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Pros & Cons of Guaranteed Return Insurance Products

Author: Kumar Shankar Roy/Wednesday, June 24, 2020/Categories: Exclusive

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Pros & Cons of Guaranteed Return Insurance Products

The word ‘guarantee’ brings a sort of relief to anyone who hears it. In the days of economic slump and fast-falling interest rates at major banks, ‘guaranteed return’ has a different allure. Anyone, who does investments, knows a thing or two about ‘reinvestment risk’. The risk basically is that your return may drop the next time you reinvest. You may have secured a good return today, but tomorrow getting the same return will be impossible. Look at every additional investment avenue around you, returns are falling. Bank FDs, post office schemes, recurring deposits, government bonds, etc., form a long list of hitherto popular products where returns have fallen along with the passage of time. For investors, who want a certain amount of fixed income, ‘guaranteed return’ is manna straight from heaven. To catch this trend, many insurance companies have started promoting ‘guaranteed return’ products in the past few weeks. Some companies have even launched new products to catch the eye-balls of investors. But are guaranteed insurance products all good? What are the pros and cons of such products? In this article, we will try to answer these questions and more.

Traditional plans

Most guaranteed insurance products, sometimes called guaranteed benefit plan, are traditional life insurance plans. Traditionally, term life insurance or simple life insurance has been a hard-sell. This is because simple life insurance only gives a pay-out when the life insured dies during the policy tenure. What if the person survives? You get nothing! This is why life insurance companies used the ‘guaranteed return’ pitch to sell life insurance. And, by all accounts, everyone was happy. Guaranteed return insurance plans offer a fixed return, and so there is always some return: either for the policyholder if they survive or the nominee if the policyholder dies.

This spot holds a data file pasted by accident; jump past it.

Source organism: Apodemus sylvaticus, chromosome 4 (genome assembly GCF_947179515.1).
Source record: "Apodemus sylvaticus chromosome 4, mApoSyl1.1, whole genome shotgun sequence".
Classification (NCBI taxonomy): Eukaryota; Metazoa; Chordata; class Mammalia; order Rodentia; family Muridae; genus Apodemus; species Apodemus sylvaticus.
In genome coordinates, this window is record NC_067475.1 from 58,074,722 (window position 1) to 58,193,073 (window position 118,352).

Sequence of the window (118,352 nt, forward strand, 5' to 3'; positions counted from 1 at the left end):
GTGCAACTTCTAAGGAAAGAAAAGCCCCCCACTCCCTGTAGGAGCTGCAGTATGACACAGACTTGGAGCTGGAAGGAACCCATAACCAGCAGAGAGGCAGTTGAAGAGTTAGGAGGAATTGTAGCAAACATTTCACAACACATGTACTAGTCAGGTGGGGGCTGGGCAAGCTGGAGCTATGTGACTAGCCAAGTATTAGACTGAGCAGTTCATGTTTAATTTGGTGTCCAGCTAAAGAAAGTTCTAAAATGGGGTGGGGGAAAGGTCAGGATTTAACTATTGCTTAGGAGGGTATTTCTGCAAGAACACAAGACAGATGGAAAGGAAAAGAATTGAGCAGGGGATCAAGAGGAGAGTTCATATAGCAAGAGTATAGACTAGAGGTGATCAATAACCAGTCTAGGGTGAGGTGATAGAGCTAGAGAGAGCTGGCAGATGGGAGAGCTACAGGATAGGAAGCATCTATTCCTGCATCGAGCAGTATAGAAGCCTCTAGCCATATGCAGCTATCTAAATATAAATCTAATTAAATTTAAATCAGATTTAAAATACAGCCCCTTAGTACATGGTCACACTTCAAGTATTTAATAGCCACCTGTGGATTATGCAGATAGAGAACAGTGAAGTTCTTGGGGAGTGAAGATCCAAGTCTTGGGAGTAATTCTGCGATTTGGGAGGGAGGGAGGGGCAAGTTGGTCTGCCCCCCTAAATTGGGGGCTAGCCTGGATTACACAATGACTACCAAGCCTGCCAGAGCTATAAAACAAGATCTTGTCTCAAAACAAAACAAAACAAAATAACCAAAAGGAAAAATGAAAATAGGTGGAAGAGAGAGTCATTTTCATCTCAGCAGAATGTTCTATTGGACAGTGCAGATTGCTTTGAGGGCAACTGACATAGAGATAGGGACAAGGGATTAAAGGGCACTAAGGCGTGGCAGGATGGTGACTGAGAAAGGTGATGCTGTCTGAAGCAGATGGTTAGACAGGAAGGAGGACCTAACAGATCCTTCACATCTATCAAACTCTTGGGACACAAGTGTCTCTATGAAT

At the core of all guaranteed return products is life insurance + return. As years went by, life insurers have started marketing guaranteed insurance plans with various flexibilities like lump sum and regular income options, offer customized policy term and premium payment term options. The life insurance component in a guaranteed return product is easy to understand: the life cover is to safeguard your loved ones, in case of an unforeseen event (like your death).

Thus, guaranteed return insurance investment plans are packaged as customized, one-stop insurance solutions to help individuals achieve their financial goals. For customers, this becomes an attractive proposition. This is because they offer dual benefits of guaranteed savings and protection in a single policy with a shorter pay commitment.

Additionally, life insurance plans provide tax benefits. The tax sops are on the premiums paid and benefits received, as per the prevailing income tax laws.

Returns low at best

There are a few unsavory things about guaranteed return investment plans. One, returns are quite low. Using internal rate of return, guaranteed return plans offer at best five per cent. This low return is a function of the cost of guarantee. Insurers have cost structures which require expenses. So, at the end of it all, when the investor is finally paid net of all expenses, the guaranteed return is not great. Life insurance companies pay good commissions to agents who sell the products to buyers. While it can be debated what value agents really bring to the customers’ table other than making the transactions happen, they get paid. This money indirectly goes out of the kitty of customers. Insurance companies reckon, and probably, rightly so that insurance plans are push-products, which require ‘selling.’ At the end of the day, every single rupee that is paid to non-customer for any life insurance plan, including selling guaranteed return products, is one rupee less for the company and for the policyholder.   

Secondly, adjusted for inflation, guaranteed returns are no big deal. With 4-5 per cent annual inflation (this is a low-end estimate), a five per cent guaranteed return is virtually nothing. For anybody with regular income needs, it may be okay to have a five per cent return guarantee for 20 years. But truthfully such returns do not really make much of a difference. The only problem for an average investor is that they do not have access or awareness to long-term financial resources that can give such guarantees. As a result, investors are kind of compelled to go into low-return products that deliver guarantee at a cost.

Thirdly, there are many safe avenues that deliver reasonable returns for one-time investments. However, guaranteed returns from life insurers are only true if the investor keeps on paying premium for at least 5-7 years. You have to keep investing and stay the course. The guarantee is not as strong if you somehow are unable to pay the premium over the set period. In comparison, Public Provident Fund (PPF), bank deposits and small-saving schemes offer a standing guarantee for a fixed return even for a one-time investment.

The writer is a journalist with 14 years of experience

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